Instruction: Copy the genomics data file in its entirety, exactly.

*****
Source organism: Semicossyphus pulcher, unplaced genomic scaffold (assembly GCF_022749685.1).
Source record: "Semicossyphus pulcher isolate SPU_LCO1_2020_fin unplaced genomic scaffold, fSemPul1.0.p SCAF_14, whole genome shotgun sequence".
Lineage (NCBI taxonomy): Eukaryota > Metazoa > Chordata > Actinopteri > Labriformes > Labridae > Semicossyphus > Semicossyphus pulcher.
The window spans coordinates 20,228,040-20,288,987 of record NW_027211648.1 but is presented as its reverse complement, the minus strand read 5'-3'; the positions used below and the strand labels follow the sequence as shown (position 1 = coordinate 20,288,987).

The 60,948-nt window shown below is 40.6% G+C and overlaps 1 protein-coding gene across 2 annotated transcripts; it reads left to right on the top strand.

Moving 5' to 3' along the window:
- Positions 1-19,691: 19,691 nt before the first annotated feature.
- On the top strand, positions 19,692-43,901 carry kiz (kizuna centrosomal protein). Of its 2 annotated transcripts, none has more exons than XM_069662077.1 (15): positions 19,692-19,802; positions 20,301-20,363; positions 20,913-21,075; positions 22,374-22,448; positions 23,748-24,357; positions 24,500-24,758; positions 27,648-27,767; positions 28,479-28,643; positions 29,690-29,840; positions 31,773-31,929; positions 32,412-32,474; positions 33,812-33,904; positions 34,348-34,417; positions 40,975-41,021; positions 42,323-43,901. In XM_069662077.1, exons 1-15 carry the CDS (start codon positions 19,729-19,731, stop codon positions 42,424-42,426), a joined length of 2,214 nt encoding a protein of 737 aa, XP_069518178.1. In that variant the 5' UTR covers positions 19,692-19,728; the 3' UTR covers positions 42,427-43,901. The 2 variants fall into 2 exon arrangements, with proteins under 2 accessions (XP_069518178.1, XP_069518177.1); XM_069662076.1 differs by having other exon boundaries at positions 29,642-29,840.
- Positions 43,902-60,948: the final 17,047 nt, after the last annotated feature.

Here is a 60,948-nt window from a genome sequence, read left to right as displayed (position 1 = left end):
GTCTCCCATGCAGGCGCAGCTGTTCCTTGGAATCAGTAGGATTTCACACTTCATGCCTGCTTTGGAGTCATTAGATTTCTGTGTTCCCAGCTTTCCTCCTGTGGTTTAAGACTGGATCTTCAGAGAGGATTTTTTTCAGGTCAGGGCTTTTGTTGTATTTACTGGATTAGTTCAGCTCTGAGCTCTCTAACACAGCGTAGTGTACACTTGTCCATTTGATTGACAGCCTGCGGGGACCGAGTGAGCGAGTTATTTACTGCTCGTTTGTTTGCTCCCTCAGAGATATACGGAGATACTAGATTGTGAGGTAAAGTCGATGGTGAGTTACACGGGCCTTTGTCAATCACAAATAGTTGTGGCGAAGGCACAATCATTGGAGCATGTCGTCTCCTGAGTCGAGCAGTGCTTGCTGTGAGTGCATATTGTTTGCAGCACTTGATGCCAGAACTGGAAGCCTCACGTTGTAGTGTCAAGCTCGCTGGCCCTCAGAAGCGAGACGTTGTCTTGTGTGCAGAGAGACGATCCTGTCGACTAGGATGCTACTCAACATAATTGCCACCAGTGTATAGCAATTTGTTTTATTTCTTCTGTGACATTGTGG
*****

Source organism: Semicossyphus pulcher, unplaced genomic scaffold (assembly GCF_022749685.1).
Source record: "Semicossyphus pulcher isolate SPU_LCO1_2020_fin unplaced genomic scaffold, fSemPul1.0.p SCAF_14, whole genome shotgun sequence".
Lineage (NCBI taxonomy): Eukaryota > Metazoa > Chordata > Actinopteri > Labriformes > Labridae > Semicossyphus > Semicossyphus pulcher.
The window spans coordinates 20,228,040-20,288,987 of record NW_027211648.1 but is presented as its reverse complement, the minus strand read 5'-3'; the positions used below and the strand labels follow the sequence as shown (position 1 = coordinate 20,288,987).

The 60,948-nt window shown below is 40.6% G+C and overlaps 1 protein-coding gene across 2 annotated transcripts; it reads left to right on the top strand.

Moving 5' to 3' along the window:
- Positions 1-19,691: 19,691 nt before the first annotated feature.
- On the top strand, positions 19,692-43,901 carry kiz (kizuna centrosomal protein). Of its 2 annotated transcripts, none has more exons than XM_069662077.1 (15): positions 19,692-19,802; positions 20,301-20,363; positions 20,913-21,075; positions 22,374-22,448; positions 23,748-24,357; positions 24,500-24,758; positions 27,648-27,767; positions 28,479-28,643; positions 29,690-29,840; positions 31,773-31,929; positions 32,412-32,474; positions 33,812-33,904; positions 34,348-34,417; positions 40,975-41,021; positions 42,323-43,901. In XM_069662077.1, exons 1-15 carry the CDS (start codon positions 19,729-19,731, stop codon positions 42,424-42,426), a joined length of 2,214 nt encoding a protein of 737 aa, XP_069518178.1. In that variant the 5' UTR covers positions 19,692-19,728; the 3' UTR covers positions 42,427-43,901. The 2 variants fall into 2 exon arrangements, with proteins under 2 accessions (XP_069518178.1, XP_069518177.1); XM_069662076.1 differs by having other exon boundaries at positions 29,642-29,840.
- Positions 43,902-60,948: the final 17,047 nt, after the last annotated feature.

Here is a 60,948-nt window from a genome sequence, read left to right as displayed (position 1 = left end):
GTCTCCCATGCAGGCGCAGCTGTTCCTTGGAATCAGTAGGATTTCACACTTCATGCCTGCTTTGGAGTCATTAGATTTCTGTGTTCCCAGCTTTCCTCCTGTGGTTTAAGACTGGATCTTCAGAGAGGATTTTTTTCAGGTCAGGGCTTTTGTTGTATTTACTGGATTAGTTCAGCTCTGAGCTCTCTAACACAGCGTAGTGTACACTTGTCCATTTGATTGACAGCCTGCGGGGACCGAGTGAGCGAGTTATTTACTGCTCGTTTGTTTGCTCCCTCAGAGATATACGGAGATACTAGATTGTGAGGTAAAGTCGATGGTGAGTTACACGGGCCTTTGTCAATCACAAATAGTTGTGGCGAAGGCACAATCATTGGAGCATGTCGTCTCCTGAGTCGAGCAGTGCTTGCTGTGAGTGCATATTGTTTGCAGCACTTGATGCCAGAACTGGAAGCCTCACGTTGTAGTGTCAAGCTCGCTGGCCCTCAGAAGCGAGACGTTGTCTTGTGTGCAGAGAGACGATCCTGTCGACTAGGATGCTACTCAACATAATTGCCACCAGTGTATAGCAATTTGTTTTATTTCTTCTGTGACATTGTGG